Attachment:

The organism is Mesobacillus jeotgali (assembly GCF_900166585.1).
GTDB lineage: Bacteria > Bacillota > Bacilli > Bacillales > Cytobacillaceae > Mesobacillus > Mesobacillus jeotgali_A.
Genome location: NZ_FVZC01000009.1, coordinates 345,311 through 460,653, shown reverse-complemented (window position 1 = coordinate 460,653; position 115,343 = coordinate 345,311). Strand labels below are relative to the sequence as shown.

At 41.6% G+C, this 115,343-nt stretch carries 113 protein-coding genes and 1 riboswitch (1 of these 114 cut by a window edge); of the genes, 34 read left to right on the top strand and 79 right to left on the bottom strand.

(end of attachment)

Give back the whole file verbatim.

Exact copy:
The organism is Mesobacillus jeotgali (assembly GCF_900166585.1).
GTDB lineage: Bacteria > Bacillota > Bacilli > Bacillales > Cytobacillaceae > Mesobacillus > Mesobacillus jeotgali_A.
Genome location: NZ_FVZC01000009.1, coordinates 345,311 through 460,653, shown reverse-complemented (window position 1 = coordinate 460,653; position 115,343 = coordinate 345,311). Strand labels below are relative to the sequence as shown.

At 41.6% G+C, this 115,343-nt stretch carries 113 protein-coding genes and 1 riboswitch (1 of these 114 cut by a window edge); of the genes, 34 read left to right on the top strand and 79 right to left on the bottom strand.